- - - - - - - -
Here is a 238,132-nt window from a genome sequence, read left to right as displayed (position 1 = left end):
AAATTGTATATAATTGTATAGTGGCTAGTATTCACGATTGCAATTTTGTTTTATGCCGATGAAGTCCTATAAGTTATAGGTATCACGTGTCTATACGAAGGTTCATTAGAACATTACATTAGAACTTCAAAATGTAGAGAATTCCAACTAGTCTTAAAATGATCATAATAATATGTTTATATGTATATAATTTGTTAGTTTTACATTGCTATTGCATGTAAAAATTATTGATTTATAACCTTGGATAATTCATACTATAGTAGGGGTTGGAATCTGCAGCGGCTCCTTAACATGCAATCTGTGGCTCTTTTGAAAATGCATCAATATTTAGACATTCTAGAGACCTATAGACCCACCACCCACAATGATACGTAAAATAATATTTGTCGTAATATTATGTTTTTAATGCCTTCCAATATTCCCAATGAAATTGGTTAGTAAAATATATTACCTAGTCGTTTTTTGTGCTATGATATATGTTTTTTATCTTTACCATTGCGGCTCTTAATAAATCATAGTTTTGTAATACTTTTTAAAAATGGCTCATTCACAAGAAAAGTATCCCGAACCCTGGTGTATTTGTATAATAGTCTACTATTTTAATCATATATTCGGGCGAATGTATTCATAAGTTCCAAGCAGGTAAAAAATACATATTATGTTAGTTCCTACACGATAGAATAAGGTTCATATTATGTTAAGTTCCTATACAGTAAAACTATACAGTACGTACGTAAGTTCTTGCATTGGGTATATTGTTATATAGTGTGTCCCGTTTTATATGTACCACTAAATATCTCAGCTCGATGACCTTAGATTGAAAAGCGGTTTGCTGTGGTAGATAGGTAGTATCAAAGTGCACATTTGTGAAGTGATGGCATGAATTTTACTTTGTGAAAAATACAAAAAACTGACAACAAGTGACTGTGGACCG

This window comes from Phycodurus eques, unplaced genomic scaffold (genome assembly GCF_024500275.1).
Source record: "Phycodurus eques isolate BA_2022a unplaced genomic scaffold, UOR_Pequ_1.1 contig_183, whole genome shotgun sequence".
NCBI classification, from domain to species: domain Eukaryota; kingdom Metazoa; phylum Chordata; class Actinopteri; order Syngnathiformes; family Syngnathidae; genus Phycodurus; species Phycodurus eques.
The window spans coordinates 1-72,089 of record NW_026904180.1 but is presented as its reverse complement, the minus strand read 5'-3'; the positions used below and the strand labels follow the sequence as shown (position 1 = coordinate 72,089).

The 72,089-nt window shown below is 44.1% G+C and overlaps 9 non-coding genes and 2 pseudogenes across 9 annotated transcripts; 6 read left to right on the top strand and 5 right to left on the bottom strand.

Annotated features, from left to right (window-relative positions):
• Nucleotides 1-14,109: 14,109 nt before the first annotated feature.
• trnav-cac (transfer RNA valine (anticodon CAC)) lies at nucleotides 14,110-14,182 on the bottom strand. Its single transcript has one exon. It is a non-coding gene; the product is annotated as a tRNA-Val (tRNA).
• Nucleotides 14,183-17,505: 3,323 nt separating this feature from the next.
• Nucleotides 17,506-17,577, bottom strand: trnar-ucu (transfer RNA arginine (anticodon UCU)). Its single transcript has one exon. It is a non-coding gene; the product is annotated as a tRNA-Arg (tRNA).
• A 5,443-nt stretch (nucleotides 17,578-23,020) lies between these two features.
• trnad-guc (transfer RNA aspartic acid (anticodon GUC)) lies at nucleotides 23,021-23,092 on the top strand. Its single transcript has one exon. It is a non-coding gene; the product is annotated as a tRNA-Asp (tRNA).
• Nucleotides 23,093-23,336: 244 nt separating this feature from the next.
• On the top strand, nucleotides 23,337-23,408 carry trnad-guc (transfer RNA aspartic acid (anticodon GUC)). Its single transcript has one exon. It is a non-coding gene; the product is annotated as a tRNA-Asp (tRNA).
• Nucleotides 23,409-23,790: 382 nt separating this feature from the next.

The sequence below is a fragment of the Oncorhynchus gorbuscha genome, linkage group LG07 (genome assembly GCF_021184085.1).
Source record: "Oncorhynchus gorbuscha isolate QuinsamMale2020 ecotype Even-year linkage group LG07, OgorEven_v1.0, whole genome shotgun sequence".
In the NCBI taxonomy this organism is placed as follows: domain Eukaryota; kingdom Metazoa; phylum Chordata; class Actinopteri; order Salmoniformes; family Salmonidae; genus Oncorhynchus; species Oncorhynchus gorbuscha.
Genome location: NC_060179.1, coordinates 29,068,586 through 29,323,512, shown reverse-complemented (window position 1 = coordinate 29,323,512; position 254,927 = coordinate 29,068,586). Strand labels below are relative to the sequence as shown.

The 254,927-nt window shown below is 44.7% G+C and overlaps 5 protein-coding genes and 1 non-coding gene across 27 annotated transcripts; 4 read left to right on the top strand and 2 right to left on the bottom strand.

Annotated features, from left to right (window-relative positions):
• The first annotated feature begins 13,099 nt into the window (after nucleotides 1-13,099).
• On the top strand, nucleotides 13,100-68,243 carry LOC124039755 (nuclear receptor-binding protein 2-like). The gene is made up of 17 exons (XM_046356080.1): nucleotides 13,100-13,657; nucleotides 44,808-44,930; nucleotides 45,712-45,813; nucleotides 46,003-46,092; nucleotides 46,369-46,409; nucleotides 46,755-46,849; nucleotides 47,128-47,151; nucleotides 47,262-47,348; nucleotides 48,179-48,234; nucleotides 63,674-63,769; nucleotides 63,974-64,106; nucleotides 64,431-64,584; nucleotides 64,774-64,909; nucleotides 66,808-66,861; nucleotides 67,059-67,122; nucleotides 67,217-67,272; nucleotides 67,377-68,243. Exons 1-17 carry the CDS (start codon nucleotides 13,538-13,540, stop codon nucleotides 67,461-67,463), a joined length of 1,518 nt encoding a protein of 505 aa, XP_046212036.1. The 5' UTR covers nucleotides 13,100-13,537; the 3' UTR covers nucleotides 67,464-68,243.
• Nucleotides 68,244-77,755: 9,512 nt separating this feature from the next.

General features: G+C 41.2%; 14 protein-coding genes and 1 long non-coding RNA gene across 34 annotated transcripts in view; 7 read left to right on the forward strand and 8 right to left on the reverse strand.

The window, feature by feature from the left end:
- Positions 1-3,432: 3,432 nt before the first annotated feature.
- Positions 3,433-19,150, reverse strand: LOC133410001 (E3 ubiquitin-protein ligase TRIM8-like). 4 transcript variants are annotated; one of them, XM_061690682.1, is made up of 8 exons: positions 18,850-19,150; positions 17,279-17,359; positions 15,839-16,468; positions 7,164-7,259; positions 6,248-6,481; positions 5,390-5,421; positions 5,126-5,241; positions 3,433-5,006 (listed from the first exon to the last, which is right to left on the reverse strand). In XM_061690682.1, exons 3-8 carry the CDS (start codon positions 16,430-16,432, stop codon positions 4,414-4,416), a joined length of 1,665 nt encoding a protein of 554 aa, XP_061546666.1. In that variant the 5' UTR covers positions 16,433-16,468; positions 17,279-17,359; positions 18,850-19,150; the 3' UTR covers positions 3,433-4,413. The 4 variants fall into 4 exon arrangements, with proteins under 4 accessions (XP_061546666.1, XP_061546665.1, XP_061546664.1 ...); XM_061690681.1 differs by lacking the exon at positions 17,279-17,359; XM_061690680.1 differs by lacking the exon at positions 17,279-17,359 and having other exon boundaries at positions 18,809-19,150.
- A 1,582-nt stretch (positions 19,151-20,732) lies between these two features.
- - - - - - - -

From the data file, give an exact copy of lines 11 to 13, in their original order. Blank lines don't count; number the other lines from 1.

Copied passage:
• Nucleotides 14,183-17,505: 3,323 nt separating this feature from the next.
• Nucleotides 17,506-17,577, bottom strand: trnar-ucu (transfer RNA arginine (anticodon UCU)). Its single transcript has one exon. It is a non-coding gene; the product is annotated as a tRNA-Arg (tRNA).
• A 5,443-nt stretch (nucleotides 17,578-23,020) lies between these two features.